Aliasing demo

These pages aim at illustrating the aliasing phenomenon using audio signals.

1. Synthetic signal

The initial sound is a numerically synthetized piano La-tone at 440Hz. The sampling frequency is of 44.1kHz (CD-quality).

The spectrum of the first moment of this tone is presented below (in linear scales on the left, logarithmic scale on the right). The harmonic frequencies at multiple of the fundamental tone (440Hz) are clearly visible. The various music instruments are characterised by the relative amplitude of the harmonics.

The sound will be resampled at 2kHz, the new sampling frequency being represented by the black line. The green line represents the Nyquist frequency and the red curve represents the anti-aliasing filter that should be used.

Here is the 440Hz-La resampled at 2kHz without precautions against aliasing. The tone sounds "metallic" (and at least strange). This is due to the aliasing of the frequencies that were higher than the Nyquist frequency (half the sampling frequency). The aliasing is visible on the graphs as a "warping" of the frequenties against a "mirror" at the Nyquist frequency (1kHz).

In order to avoid aliasing, the spectrum of the signal to be resampled should be zero at frequencies higher than the Nyquist frequency. A low-pass filter is used to achieve this (see red curve in the two first graphs). The resulting downsampled signal sounds much more convincing, as it doesn't suffer of frequency aliasing as is obvious from the graphs.

2. Real-world music signal

The same treatment was performed on a real music signal originally having a sampling frequency of 44.1kHz (CD-quality). It spectrum is shown below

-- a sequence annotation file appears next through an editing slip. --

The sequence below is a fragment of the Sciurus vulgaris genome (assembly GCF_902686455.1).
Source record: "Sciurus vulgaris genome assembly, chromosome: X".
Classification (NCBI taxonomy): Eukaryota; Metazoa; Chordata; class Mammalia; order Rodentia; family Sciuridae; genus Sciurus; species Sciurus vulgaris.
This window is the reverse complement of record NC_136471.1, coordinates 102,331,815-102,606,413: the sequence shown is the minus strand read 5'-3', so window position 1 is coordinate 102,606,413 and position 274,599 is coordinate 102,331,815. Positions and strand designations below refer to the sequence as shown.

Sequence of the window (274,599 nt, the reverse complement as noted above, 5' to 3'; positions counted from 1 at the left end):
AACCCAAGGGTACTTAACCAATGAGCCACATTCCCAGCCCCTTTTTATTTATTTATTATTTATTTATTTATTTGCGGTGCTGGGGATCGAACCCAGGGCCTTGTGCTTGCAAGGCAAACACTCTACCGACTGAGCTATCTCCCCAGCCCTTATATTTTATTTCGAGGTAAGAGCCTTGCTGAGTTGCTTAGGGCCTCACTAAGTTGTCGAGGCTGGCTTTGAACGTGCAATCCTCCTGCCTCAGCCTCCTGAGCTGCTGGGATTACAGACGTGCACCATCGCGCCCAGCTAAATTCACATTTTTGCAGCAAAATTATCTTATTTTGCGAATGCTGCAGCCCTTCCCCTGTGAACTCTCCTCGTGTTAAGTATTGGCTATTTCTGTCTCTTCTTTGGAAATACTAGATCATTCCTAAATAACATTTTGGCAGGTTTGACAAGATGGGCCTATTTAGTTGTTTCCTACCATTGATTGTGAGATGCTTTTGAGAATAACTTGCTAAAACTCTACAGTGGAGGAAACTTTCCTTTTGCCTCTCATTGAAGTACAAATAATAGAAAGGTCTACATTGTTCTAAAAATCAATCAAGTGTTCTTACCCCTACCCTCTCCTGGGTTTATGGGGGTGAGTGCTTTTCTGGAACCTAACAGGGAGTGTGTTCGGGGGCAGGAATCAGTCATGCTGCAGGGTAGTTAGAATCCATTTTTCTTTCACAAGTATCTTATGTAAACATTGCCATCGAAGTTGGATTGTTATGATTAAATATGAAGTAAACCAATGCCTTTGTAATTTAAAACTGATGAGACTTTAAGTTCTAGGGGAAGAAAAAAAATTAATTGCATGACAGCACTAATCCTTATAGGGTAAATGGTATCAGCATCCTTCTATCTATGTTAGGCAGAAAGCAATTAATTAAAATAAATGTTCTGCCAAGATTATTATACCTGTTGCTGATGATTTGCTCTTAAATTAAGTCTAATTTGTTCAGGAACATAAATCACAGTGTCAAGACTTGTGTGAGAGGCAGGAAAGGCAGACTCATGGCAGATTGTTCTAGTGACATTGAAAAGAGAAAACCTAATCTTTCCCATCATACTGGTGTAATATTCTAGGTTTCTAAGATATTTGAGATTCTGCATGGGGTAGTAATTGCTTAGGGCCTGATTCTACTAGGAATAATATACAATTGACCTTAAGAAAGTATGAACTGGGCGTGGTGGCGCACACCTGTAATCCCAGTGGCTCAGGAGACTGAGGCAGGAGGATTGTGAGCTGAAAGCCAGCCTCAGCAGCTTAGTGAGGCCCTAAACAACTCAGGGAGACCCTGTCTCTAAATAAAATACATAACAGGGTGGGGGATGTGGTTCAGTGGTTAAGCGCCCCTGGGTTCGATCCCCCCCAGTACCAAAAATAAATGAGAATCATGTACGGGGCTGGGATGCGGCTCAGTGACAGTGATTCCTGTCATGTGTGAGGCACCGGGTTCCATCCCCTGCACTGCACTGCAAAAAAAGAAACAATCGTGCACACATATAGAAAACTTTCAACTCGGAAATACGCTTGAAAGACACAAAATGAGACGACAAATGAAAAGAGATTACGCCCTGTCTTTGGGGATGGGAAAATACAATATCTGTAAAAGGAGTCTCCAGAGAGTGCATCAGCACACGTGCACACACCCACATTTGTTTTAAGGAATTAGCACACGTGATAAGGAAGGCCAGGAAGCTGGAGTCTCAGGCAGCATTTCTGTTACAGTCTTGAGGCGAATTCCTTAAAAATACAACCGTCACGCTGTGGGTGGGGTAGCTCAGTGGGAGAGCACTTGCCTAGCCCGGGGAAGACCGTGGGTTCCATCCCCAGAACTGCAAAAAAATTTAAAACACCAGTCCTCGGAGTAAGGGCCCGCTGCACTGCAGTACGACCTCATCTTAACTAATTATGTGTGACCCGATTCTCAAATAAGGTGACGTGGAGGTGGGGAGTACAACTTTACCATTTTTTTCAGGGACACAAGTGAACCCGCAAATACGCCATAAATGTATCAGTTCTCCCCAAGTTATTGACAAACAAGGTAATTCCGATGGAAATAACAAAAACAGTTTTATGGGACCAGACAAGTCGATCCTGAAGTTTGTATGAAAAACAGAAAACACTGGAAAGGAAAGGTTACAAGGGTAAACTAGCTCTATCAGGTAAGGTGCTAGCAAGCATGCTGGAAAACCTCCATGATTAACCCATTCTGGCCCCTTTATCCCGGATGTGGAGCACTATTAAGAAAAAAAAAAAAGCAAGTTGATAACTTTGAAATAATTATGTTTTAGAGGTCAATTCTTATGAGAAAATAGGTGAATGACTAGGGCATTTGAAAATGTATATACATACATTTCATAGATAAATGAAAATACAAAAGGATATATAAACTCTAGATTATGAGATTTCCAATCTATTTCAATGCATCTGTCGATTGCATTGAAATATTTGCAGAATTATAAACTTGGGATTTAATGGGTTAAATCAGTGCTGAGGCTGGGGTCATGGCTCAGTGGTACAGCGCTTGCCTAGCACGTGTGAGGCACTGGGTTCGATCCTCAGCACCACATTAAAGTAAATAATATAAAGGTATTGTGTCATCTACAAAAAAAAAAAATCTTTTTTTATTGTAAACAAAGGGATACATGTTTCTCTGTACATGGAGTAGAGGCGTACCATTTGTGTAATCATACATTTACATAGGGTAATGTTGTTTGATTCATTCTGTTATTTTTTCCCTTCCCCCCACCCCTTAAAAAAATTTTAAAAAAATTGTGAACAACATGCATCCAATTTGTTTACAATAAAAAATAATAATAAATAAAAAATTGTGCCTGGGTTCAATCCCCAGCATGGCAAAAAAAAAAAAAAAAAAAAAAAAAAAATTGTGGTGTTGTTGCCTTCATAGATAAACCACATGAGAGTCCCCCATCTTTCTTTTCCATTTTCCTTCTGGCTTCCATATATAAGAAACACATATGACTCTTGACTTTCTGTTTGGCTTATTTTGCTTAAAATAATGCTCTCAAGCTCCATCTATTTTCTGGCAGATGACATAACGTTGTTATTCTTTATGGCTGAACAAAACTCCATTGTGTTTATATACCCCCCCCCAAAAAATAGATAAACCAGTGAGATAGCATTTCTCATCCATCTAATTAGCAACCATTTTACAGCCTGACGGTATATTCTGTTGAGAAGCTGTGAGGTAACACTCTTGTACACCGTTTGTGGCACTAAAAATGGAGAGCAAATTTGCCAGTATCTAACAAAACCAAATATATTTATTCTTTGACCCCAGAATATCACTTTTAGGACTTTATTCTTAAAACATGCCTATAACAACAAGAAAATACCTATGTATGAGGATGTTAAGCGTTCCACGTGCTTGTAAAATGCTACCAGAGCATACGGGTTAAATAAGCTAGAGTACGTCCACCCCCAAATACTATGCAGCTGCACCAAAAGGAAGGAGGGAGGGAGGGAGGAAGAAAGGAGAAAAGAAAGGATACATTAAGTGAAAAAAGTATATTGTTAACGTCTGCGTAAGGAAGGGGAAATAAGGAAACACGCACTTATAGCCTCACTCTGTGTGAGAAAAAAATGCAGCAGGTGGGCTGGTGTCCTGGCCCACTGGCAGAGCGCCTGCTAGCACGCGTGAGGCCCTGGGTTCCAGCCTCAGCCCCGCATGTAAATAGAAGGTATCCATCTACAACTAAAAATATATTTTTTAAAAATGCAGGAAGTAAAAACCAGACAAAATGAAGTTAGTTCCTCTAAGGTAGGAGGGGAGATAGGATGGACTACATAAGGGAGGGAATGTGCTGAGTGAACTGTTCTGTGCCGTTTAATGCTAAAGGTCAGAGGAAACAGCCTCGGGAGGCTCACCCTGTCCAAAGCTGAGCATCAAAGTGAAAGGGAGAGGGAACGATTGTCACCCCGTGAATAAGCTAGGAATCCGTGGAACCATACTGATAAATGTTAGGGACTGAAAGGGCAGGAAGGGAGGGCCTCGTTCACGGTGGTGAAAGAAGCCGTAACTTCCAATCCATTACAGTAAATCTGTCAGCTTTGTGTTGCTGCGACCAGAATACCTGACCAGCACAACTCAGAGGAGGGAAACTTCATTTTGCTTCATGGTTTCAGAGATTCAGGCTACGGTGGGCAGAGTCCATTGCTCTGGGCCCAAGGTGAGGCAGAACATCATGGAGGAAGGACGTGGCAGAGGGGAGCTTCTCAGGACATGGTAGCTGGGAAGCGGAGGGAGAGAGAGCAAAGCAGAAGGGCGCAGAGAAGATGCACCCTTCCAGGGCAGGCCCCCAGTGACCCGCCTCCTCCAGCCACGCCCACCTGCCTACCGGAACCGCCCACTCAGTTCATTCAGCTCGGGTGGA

The at 4kHz downsampled version is awfully distorted by the aliasing.

If an anti-aliasing filter (in red in the graph above) is applied before the downsampling operation, the result altough what dimmed due to the loss of the high frequencies, is much more convincing.

3. One more remark

An attentive reader will have noticed that even the down-sampled sound files are provided at a 44.1kHz sampling rate, while the sampling rate should have been of 2kHz and 4kHz for respectively the La-tone and the real music piece.

In order to play sound sampled at low frequencies, the sound card has to perform some form of upsampling, involving most of the time a first-order interpolation. In order to avoid aliasing artefacts, a suitable low-pass filter as the one shown above should be used to only keep the blue part of the spectrum of the resampled signal (the red parts are meerly repetitions of the blue part).

It appears that the filter used in those DAC cards is not excellent and part of the remaining spectras is kept, leading to artificial sound degradations. Hence, to circumvent this problem, the upsampling at 44.1kHz was performed using a high-quality numerical filter (a 30-taps linear-phase FIR filter designed using least-squares minimization).

4. Goodies

The files used to produce these soundfiles and these graphs are made available below. and the sound-files
This page was last modified by xne.